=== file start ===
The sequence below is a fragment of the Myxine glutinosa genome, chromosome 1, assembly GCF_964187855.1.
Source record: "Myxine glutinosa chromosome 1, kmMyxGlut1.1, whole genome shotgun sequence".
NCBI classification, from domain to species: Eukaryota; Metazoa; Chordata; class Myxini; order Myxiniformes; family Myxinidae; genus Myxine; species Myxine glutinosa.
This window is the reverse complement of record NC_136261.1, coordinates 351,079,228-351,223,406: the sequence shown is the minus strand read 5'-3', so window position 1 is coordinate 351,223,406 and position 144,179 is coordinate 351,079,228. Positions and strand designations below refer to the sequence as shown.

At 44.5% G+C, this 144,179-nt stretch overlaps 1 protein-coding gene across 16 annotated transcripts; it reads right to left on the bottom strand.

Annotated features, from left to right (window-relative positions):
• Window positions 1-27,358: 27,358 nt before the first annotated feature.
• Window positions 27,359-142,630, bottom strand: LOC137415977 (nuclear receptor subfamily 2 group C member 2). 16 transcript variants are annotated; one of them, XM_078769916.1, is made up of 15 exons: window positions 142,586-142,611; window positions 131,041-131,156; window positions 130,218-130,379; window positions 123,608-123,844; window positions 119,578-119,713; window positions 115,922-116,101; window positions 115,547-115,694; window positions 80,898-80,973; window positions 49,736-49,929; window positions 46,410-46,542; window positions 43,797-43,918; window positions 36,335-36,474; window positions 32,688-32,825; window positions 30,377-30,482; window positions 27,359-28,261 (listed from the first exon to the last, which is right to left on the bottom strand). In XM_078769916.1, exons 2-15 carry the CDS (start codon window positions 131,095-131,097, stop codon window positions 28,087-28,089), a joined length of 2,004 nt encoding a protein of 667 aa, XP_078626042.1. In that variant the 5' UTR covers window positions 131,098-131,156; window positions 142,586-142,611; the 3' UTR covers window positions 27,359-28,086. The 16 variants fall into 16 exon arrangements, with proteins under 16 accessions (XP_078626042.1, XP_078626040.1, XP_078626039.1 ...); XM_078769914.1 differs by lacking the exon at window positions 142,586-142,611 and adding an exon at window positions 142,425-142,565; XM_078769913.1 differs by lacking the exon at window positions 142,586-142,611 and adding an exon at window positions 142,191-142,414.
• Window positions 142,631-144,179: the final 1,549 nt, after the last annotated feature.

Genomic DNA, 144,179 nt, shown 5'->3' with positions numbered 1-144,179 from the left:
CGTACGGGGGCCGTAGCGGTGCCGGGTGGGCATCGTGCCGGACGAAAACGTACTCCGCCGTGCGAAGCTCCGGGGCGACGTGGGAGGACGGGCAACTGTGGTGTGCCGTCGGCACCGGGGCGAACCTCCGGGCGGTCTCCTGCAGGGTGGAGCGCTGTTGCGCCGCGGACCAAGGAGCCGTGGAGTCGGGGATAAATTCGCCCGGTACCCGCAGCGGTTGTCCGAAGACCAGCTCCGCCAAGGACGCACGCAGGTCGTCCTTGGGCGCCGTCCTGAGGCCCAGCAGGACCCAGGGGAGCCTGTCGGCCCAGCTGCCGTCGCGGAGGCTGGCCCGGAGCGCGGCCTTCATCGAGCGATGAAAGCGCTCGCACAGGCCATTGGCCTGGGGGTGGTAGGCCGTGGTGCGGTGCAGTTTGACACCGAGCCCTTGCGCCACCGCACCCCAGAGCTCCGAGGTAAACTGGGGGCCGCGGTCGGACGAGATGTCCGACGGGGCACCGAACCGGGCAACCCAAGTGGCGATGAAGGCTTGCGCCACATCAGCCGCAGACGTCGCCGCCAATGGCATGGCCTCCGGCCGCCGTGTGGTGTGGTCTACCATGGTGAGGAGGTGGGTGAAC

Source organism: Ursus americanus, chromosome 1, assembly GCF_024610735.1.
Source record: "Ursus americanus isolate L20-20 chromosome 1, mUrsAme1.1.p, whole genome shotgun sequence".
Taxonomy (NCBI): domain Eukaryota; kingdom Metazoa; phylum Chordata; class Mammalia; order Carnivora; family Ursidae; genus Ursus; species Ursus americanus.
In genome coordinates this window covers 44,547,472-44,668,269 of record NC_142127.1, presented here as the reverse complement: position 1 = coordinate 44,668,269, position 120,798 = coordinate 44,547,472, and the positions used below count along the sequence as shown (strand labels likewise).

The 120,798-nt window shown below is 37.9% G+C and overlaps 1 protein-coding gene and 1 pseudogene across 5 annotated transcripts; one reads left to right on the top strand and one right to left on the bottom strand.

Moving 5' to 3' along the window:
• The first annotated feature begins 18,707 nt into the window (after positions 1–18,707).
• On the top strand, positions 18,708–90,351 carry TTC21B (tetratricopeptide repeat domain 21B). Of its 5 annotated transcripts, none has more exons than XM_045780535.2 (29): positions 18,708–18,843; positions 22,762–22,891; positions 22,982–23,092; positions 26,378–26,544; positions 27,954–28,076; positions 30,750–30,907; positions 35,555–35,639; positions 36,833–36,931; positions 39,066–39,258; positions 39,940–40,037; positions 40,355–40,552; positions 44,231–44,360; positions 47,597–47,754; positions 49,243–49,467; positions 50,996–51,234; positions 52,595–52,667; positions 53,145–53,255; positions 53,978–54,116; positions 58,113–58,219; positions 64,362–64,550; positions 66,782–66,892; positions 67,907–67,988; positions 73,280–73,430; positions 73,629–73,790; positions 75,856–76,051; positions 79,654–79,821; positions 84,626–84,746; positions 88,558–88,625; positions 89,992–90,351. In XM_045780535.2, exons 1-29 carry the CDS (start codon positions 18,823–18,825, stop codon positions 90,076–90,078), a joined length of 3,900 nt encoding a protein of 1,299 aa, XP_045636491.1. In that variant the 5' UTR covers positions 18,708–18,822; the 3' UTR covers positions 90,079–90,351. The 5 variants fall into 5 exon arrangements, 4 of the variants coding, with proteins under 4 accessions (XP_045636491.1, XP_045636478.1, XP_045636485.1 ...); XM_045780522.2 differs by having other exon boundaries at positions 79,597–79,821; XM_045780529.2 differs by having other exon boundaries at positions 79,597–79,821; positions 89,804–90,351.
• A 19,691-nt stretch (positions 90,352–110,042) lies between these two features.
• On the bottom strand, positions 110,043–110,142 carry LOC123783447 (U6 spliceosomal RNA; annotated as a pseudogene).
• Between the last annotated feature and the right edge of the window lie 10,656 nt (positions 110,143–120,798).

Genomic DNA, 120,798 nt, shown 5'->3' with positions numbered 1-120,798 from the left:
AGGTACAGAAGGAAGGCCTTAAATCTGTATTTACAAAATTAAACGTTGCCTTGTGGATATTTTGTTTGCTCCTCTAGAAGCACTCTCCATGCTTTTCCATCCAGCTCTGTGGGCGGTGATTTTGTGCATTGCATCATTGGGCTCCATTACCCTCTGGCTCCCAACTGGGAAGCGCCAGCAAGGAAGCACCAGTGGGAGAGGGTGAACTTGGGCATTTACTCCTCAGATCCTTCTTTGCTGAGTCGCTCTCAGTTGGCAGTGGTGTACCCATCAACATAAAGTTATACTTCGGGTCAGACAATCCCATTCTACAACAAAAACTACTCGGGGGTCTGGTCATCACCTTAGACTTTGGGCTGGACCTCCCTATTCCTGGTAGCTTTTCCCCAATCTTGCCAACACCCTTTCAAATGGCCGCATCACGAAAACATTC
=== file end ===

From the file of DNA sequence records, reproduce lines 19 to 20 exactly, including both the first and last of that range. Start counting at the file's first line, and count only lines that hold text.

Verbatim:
• On the top strand, positions 18,708–90,351 carry TTC21B (tetratricopeptide repeat domain 21B). Of its 5 annotated transcripts, none has more exons than XM_045780535.2 (29): positions 18,708–18,843; positions 22,762–22,891; positions 22,982–23,092; positions 26,378–26,544; positions 27,954–28,076; positions 30,750–30,907; positions 35,555–35,639; positions 36,833–36,931; positions 39,066–39,258; positions 39,940–40,037; positions 40,355–40,552; positions 44,231–44,360; positions 47,597–47,754; positions 49,243–49,467; positions 50,996–51,234; positions 52,595–52,667; positions 53,145–53,255; positions 53,978–54,116; positions 58,113–58,219; positions 64,362–64,550; positions 66,782–66,892; positions 67,907–67,988; positions 73,280–73,430; positions 73,629–73,790; positions 75,856–76,051; positions 79,654–79,821; positions 84,626–84,746; positions 88,558–88,625; positions 89,992–90,351. In XM_045780535.2, exons 1-29 carry the CDS (start codon positions 18,823–18,825, stop codon positions 90,076–90,078), a joined length of 3,900 nt encoding a protein of 1,299 aa, XP_045636491.1. In that variant the 5' UTR covers positions 18,708–18,822; the 3' UTR covers positions 90,079–90,351. The 5 variants fall into 5 exon arrangements, 4 of the variants coding, with proteins under 4 accessions (XP_045636491.1, XP_045636478.1, XP_045636485.1 ...); XM_045780522.2 differs by having other exon boundaries at positions 79,597–79,821; XM_045780529.2 differs by having other exon boundaries at positions 79,597–79,821; positions 89,804–90,351.
• A 19,691-nt stretch (positions 90,352–110,042) lies between these two features.